Not your grandmother’s commercials: ‘Kidvertising’ in the digital age 

Ottawa Citizen 

  • “A new study by University of Ottawa researchers [lead by Dr. Monique Potvin Kent] found that 72 per cent of children and youth were exposed to food marketing through social media in a single 10-minute window.” The research suggests that “young social media users are exposed to more than 12 food and beverage snacks every hour [and about] 90 per cent of the products promoted in these ads are unhealthy.”
  • “These are not your grandmother’s commercials. Food and beverage manufacturers have neuropsychologists working with them. They use MRIs. It’s hard to defend yourself against ads.” (Dr. Potvin Kent)
  • “We have seen a huge proliferation of ads online. Entertainment is blended with marketing. It’s hard for children to understand that they’re being marketed to” (Dr. Potvin Kent)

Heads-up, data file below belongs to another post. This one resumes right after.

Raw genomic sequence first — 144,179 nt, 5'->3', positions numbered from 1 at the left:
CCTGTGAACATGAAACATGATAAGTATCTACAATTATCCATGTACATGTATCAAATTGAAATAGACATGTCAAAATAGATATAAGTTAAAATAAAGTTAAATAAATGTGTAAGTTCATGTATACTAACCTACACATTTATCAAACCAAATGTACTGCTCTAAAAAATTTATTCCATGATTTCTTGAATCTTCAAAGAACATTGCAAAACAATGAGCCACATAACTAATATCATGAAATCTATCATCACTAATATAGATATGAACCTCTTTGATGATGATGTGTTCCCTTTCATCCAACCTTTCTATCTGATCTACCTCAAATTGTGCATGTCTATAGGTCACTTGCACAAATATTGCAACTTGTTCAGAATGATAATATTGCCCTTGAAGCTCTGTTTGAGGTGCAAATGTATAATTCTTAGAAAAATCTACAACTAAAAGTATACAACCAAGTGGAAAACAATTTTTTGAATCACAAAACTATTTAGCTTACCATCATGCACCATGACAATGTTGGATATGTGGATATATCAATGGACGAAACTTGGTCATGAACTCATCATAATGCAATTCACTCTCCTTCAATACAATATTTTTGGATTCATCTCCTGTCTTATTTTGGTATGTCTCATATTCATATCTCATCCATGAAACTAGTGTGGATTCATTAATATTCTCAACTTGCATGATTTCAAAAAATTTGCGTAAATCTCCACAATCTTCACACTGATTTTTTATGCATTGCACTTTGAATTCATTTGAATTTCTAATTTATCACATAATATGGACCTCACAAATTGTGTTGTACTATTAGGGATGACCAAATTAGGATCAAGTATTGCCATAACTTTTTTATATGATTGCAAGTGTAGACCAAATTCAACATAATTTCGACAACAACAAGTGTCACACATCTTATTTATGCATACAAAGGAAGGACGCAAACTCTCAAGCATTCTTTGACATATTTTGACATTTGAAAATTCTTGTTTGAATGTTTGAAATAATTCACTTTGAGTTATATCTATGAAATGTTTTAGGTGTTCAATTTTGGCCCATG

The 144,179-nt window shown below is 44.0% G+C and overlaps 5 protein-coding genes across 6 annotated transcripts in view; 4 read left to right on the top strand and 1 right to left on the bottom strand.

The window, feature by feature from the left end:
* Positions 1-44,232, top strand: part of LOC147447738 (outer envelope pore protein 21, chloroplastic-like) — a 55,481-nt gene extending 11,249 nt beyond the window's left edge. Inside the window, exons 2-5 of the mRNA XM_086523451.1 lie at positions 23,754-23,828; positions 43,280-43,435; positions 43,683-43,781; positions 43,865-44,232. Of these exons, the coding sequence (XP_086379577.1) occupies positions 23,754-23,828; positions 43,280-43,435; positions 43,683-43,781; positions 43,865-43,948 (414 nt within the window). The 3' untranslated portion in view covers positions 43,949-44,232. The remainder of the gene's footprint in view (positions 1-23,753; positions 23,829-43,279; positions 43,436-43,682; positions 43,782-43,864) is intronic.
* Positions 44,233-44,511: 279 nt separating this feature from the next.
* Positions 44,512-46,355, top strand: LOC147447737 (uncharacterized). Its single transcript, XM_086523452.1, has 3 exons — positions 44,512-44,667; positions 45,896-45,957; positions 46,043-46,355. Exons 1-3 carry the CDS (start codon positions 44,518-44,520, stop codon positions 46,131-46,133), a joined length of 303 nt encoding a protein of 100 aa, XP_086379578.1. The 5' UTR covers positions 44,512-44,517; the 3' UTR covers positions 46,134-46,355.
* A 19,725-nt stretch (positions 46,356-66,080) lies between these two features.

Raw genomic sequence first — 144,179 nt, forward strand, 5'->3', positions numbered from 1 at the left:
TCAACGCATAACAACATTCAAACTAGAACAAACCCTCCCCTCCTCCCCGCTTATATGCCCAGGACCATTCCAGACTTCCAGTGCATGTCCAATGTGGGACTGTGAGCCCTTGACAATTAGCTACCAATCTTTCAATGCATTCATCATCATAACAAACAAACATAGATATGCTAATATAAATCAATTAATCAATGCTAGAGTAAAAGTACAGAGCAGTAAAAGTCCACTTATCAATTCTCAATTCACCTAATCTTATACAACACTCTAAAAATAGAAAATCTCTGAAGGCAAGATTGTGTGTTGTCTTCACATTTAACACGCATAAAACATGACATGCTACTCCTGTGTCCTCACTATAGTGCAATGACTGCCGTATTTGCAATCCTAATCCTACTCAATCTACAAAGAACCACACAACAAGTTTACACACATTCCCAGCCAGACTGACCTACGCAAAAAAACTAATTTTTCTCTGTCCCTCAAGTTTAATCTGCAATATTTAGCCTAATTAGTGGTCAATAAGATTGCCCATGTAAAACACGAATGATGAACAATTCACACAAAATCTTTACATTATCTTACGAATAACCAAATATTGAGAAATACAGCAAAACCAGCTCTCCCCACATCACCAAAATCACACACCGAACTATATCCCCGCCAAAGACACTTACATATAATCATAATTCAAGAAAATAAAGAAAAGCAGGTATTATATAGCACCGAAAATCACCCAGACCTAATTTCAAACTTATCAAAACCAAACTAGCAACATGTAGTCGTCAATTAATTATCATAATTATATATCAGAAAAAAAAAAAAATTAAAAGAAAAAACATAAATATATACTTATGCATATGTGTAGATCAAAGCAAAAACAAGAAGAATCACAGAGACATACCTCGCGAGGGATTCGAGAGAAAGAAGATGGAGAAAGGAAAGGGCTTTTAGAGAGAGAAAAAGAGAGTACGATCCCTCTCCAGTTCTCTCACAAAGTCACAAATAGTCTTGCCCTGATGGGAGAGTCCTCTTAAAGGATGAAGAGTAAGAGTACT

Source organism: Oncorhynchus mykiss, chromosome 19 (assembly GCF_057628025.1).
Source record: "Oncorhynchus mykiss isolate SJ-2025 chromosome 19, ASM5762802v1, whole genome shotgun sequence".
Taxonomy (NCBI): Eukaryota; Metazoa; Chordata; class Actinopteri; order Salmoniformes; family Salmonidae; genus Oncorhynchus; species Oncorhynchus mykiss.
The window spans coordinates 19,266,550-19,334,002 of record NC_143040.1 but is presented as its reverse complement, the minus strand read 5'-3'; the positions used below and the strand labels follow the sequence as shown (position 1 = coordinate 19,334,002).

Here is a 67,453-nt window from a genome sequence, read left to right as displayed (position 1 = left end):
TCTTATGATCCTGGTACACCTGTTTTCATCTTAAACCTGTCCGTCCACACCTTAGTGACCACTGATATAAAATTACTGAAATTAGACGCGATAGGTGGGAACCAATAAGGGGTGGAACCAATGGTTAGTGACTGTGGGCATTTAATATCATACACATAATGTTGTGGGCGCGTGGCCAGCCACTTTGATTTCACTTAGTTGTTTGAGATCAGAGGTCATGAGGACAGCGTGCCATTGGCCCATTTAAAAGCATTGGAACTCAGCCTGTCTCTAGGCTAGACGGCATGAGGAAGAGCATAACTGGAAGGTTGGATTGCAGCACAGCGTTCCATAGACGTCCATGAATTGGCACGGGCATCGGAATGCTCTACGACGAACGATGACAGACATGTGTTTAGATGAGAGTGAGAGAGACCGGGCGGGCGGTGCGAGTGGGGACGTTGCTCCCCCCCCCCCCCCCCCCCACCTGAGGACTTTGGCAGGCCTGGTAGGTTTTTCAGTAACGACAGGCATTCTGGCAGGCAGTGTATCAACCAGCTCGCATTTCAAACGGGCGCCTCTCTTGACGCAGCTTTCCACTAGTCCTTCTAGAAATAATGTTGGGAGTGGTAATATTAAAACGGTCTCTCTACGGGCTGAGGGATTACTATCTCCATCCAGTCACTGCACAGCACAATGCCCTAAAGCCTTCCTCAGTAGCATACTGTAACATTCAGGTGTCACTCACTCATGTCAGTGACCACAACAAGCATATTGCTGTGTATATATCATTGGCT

· While studies have shown that children have brand awareness by age two, they start to recognize something as an ad by age six and do not begin to think critically about what they view until age 11 or 12.
  • Children also use social media to follow their favourite products and encourage their friends to do so as well and are therefore “…doing the work of a marketing firm…” (Dr. Potvin Kent).
  • “Children 11, 12 and 13 years old are doing the work of a marketing firm when they’re forwarding things to their friends,” said Dr. Potvin Kent. 
  • If Bill S-228 becomes law, “Health Canada would be responsible for creating the regulations around it. ‘There is no silver bullet, but this will help,’ said [Nancy Greene] Raine”.
  • Nancy Greene Raine stated: “The advertisers know it works. If you create a customer by the age of 10, you have a dedicated customer for life.” 

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